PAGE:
It is not that special interests cannot have their universities – the theological universities have been in existence for a long time. In Britain, the Trade Union Congress believed that Trade Unionism should be taught at university level: they persuaded Oxford University to establish Ruskin College, which specialised in Trade Union matters, short courses, full three year courses, mostly for mature adults. The alumni include Tom Mboya leading politicians in Kenya, Prime Minister, Tony Blair, Lord John Prescott, former deputy Prime Minister, Adams Oshiomhole, former governor of Edo State, Ben Enwonwu, Nigerian artists, Siaka Probyn Stevens, Prime Minister and President of Sierra Leone, some three alumni had been general secretary, of the Trade Union Congress (TUC), George Woodcock, Norman Willisetc. The establishment of Ruskin College so incensed some blue-blooded students that they vowed to destroy the college. They founded a fraternity; whose entry qualification was that a prospective member must bring a brick he had used his bare hands to tear out from Ruskin College!

In Oron, we have the Maritime School. Nothing says we should not have another one at Gbaramatu but what is needed there is a full blown university with several courses and schools, including one for maritime studies, oceanography, salt water erosion, mangrove forest defoliation etc., fishing, fisheries, the coral beds etc.

The same argument goes for a Petroleum University. When I raised the objection that there was no Maritime or Petroleum University in the world, I was told that what was wrong if Nigeria became the first to have these universities. (In fact, there is a Petroleum University in China).

Now the ministry of Transport wants a Transportation University. The concept is too wooly to really comment upon. This is not to say that more universities should not be built with special interests in transportation as distinct from engineering. These specialties should be incorporated in a normal university. I suspect that if these universities did not have the money and raison d’etre being given to them – ICT, Transportation, Maritime, and Petroleum – funding them would be so difficult that they may not take off. Which still brings me to the point already stated that when Nigerians start doing the same thing, there is money in it.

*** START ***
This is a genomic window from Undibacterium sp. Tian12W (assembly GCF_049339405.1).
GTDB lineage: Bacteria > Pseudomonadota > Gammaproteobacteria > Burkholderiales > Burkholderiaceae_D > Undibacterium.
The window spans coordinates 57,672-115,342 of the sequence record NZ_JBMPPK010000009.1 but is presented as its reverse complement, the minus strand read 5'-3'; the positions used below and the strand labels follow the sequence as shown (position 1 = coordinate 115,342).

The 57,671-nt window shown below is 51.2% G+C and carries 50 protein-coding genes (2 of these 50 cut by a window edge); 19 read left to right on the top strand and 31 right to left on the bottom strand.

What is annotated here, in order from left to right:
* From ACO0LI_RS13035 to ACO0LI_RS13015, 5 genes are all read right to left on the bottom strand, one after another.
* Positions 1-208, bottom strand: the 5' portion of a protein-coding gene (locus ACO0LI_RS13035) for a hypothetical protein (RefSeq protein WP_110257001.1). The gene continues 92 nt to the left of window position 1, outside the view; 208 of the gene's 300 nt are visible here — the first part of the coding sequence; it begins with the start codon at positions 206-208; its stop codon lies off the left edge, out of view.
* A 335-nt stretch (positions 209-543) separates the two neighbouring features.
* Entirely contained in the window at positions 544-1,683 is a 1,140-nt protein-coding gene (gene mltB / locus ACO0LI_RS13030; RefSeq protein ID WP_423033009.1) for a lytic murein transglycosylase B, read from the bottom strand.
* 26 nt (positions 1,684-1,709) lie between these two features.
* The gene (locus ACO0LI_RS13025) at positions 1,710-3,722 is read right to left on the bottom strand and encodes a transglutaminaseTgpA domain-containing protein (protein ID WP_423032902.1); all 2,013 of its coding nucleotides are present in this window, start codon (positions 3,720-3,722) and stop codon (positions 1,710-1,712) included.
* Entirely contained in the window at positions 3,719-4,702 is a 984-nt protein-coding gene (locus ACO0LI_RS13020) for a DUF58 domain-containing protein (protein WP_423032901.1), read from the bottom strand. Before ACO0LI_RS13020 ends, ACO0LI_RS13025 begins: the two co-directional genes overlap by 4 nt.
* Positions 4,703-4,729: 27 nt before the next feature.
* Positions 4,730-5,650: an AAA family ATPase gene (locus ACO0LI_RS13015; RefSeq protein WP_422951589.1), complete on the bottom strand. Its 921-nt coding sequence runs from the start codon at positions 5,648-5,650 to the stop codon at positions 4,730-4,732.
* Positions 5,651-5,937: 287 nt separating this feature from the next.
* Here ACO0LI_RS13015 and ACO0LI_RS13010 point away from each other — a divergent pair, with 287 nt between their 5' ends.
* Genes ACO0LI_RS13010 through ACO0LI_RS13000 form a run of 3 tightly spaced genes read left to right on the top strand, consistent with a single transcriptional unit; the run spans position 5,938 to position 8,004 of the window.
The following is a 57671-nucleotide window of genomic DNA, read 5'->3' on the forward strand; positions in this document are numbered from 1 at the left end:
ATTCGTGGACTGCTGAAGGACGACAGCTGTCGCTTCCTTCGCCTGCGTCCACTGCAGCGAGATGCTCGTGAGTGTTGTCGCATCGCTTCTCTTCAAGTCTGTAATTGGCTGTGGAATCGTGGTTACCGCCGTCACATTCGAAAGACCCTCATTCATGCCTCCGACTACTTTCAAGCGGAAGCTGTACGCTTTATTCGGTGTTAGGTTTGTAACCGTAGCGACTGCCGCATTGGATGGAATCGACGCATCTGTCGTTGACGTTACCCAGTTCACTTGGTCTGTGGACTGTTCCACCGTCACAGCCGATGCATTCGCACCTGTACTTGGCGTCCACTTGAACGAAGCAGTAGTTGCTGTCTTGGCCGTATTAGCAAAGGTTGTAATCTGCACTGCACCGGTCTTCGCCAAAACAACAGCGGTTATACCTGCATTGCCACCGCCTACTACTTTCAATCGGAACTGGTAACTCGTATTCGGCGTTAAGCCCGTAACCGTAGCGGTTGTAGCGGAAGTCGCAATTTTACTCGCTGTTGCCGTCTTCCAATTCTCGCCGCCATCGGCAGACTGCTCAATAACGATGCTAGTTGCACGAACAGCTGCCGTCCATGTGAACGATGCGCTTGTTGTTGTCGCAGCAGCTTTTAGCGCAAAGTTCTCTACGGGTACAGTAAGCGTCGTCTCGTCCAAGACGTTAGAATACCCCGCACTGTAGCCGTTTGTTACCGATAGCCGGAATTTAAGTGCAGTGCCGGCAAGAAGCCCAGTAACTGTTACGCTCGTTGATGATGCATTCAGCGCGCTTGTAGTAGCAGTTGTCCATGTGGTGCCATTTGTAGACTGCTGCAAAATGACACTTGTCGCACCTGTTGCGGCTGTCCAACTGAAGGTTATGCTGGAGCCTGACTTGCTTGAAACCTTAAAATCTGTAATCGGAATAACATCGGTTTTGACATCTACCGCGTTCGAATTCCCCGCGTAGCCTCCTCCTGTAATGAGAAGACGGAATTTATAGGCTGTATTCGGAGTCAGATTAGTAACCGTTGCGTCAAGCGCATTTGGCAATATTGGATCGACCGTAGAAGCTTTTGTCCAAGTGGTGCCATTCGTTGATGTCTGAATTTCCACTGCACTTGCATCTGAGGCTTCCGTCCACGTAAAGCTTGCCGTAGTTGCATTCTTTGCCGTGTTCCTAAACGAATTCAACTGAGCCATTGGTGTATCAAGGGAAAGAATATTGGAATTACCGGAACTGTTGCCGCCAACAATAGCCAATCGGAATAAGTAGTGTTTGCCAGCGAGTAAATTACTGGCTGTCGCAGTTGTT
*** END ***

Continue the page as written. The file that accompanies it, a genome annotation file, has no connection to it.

Must all our leaders, incidentally, own a university? OBJ (Bell University), Atiku (American University in Yola), Jonathan, Federal University Otuoke (it is not owned by Jonathan – but who owns the land on which the university is to be built?

I am not saying that we have enough universities in Nigeria. The private universities are expensive. They pay between N400, 000 to N600, 000 per semester. But more importantly, graduates should not be produced just for the fun of it. The Nigerian system has no sustainable process to absorb all the graduates we produce. Graduate payment is still hovering around N50, 000 per month or less.